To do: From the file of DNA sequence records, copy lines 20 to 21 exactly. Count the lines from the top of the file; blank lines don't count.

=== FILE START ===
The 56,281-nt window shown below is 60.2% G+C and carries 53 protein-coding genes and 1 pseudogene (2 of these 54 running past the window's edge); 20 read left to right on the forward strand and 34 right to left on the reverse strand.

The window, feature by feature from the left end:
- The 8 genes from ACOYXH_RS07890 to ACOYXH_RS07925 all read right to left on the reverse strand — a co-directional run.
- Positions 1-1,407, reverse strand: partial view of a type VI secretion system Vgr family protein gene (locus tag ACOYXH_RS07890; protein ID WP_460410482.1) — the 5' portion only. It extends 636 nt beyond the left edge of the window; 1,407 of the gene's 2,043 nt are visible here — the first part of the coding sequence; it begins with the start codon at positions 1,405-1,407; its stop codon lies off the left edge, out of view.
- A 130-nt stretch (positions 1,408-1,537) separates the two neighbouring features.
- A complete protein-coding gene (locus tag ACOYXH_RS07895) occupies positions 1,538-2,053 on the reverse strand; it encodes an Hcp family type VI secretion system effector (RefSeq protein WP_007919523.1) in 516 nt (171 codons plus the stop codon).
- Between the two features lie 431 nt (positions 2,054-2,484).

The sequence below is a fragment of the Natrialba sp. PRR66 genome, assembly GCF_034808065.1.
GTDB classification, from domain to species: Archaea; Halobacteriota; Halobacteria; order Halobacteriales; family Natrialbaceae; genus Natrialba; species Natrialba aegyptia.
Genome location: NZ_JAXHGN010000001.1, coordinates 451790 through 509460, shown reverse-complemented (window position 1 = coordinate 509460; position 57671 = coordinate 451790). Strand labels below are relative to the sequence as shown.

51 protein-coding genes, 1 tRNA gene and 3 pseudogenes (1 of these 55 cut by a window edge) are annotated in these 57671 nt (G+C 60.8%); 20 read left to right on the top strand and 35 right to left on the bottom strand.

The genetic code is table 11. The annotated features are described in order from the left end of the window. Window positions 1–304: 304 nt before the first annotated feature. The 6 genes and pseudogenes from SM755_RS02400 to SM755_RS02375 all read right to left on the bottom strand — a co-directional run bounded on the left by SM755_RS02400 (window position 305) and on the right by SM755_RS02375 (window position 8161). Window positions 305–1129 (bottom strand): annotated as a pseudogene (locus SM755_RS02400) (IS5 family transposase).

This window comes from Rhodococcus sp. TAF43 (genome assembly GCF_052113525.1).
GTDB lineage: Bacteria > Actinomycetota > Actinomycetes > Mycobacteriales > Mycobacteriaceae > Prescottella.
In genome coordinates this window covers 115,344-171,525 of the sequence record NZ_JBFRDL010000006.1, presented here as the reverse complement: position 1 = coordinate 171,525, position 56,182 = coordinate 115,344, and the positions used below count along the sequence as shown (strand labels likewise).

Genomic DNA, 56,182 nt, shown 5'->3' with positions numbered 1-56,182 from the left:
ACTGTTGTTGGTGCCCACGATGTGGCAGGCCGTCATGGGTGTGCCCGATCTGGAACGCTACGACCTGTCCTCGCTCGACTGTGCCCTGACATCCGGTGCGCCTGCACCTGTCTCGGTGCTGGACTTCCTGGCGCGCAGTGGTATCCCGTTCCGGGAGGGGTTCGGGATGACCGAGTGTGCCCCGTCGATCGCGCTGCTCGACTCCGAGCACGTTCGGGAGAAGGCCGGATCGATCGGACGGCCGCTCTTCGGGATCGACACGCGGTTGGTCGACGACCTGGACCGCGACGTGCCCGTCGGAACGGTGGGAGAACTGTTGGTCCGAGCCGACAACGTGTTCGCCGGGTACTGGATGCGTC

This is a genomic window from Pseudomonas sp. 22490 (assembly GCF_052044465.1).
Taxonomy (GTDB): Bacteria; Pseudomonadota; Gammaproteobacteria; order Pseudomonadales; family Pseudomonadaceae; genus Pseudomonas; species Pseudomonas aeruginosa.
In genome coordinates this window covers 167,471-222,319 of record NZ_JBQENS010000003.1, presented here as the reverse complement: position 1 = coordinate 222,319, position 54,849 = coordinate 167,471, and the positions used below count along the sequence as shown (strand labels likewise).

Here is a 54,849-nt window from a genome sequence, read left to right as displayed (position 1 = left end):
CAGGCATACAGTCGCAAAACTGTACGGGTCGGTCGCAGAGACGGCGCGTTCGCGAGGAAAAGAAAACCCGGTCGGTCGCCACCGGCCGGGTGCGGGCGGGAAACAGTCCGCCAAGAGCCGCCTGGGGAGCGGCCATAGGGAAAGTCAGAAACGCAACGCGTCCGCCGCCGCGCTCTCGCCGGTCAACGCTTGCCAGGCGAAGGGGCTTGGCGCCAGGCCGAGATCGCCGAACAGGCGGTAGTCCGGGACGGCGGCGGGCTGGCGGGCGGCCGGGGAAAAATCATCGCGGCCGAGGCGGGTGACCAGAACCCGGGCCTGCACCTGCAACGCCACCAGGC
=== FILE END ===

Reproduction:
In genome coordinates this window covers 167,471-222,319 of record NZ_JBQENS010000003.1, presented here as the reverse complement: position 1 = coordinate 222,319, position 54,849 = coordinate 167,471, and the positions used below count along the sequence as shown (strand labels likewise).

Here is a 54,849-nt window from a genome sequence, read left to right as displayed (position 1 = left end):